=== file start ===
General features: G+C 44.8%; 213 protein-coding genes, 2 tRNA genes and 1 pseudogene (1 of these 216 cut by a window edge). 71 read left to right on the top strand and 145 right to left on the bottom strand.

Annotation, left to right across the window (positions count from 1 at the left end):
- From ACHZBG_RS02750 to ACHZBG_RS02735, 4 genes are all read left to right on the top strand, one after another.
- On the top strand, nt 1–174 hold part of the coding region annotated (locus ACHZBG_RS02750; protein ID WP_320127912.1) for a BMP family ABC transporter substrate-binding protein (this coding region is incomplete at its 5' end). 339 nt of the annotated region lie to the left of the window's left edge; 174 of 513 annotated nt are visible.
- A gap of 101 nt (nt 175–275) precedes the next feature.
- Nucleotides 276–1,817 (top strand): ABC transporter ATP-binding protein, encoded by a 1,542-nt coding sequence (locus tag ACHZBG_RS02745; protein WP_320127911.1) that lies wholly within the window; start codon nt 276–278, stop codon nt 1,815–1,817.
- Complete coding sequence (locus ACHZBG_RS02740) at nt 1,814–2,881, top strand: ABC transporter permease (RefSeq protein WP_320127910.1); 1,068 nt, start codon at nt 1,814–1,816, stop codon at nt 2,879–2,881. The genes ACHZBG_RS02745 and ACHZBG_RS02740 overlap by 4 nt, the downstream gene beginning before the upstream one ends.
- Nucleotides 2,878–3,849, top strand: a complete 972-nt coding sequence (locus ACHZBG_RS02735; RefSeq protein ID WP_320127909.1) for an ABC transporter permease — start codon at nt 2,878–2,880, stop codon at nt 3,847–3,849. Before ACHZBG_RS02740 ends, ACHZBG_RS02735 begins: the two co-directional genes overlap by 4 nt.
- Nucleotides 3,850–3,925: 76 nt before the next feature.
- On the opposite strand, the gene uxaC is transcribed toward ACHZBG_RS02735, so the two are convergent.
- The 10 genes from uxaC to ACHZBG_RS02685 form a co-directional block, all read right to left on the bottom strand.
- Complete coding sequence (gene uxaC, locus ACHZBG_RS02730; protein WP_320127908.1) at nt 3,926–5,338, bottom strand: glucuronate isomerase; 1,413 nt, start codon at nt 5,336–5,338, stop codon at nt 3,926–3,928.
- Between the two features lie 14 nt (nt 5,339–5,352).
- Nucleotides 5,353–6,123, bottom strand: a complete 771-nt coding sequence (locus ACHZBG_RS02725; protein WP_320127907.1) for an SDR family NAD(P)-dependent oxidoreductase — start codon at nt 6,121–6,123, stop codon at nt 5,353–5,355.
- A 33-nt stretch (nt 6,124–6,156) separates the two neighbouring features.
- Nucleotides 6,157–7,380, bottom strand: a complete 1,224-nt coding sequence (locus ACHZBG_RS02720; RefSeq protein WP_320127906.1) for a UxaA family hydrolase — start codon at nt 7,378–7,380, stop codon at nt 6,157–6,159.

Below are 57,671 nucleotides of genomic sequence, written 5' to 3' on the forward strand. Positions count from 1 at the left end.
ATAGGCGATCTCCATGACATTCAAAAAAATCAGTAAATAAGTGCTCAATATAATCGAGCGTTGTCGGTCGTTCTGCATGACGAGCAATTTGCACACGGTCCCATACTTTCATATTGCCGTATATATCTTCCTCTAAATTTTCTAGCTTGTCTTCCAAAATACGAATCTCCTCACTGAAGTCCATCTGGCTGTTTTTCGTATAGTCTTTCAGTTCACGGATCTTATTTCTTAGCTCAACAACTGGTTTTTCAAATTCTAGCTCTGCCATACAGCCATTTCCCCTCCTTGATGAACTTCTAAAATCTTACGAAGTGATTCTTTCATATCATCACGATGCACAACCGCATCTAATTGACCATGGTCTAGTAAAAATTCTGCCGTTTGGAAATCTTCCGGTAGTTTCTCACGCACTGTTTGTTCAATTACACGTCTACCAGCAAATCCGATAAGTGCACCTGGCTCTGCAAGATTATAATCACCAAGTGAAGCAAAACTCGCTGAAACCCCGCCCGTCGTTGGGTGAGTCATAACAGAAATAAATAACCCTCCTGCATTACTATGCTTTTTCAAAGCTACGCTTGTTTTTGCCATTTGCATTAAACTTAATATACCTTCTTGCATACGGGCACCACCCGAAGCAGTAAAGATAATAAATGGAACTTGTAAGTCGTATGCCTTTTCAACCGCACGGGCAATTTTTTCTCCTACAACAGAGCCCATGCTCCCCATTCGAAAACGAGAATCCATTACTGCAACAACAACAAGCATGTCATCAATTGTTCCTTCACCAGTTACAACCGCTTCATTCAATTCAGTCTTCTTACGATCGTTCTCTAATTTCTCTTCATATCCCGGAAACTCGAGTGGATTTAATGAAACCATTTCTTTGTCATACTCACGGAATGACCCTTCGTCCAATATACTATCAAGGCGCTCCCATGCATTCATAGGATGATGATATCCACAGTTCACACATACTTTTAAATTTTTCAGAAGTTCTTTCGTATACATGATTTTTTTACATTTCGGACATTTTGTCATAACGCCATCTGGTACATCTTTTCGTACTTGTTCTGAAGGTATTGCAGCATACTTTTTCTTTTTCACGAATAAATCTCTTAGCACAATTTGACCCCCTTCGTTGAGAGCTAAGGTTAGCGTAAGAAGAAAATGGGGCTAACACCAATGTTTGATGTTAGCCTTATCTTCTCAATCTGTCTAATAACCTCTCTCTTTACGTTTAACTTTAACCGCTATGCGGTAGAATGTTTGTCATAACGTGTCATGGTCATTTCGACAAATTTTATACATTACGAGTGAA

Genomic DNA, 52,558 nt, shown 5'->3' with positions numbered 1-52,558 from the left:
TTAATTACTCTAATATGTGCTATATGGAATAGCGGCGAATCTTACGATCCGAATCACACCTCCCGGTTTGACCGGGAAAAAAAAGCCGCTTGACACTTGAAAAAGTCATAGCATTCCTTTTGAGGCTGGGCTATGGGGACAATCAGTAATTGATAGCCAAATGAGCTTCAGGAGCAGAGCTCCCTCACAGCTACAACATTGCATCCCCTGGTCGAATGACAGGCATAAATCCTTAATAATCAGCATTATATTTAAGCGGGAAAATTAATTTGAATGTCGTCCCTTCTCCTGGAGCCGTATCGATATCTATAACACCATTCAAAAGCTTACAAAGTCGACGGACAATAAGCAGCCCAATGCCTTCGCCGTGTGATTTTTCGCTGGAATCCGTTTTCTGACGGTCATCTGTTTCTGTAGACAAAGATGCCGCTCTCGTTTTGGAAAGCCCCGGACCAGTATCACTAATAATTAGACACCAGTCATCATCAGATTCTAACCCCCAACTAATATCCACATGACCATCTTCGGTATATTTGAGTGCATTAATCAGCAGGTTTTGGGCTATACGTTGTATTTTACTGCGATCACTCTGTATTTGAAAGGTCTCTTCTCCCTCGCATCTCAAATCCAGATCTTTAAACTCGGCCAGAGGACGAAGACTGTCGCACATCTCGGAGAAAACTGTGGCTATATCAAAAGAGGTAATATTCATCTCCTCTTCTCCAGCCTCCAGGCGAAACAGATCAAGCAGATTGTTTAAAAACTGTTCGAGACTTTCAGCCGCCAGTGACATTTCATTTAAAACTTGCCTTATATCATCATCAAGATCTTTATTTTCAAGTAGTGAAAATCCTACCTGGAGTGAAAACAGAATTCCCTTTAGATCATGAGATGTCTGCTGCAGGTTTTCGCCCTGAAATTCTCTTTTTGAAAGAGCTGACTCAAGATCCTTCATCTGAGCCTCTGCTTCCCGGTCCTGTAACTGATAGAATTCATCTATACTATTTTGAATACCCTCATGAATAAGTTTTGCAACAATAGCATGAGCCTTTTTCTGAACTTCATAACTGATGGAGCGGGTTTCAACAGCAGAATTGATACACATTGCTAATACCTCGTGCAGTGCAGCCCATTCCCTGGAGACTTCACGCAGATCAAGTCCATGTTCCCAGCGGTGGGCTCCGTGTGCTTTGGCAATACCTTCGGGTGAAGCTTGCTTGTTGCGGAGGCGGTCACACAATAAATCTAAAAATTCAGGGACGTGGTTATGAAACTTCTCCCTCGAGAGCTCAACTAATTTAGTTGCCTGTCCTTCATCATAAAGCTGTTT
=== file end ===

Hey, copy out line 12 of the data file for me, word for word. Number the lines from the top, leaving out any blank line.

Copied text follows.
- Complete coding sequence (gene uxaC, locus ACHZBG_RS02730; protein WP_320127908.1) at nt 3,926–5,338, bottom strand: glucuronate isomerase; 1,413 nt, start codon at nt 5,336–5,338, stop codon at nt 3,926–3,928.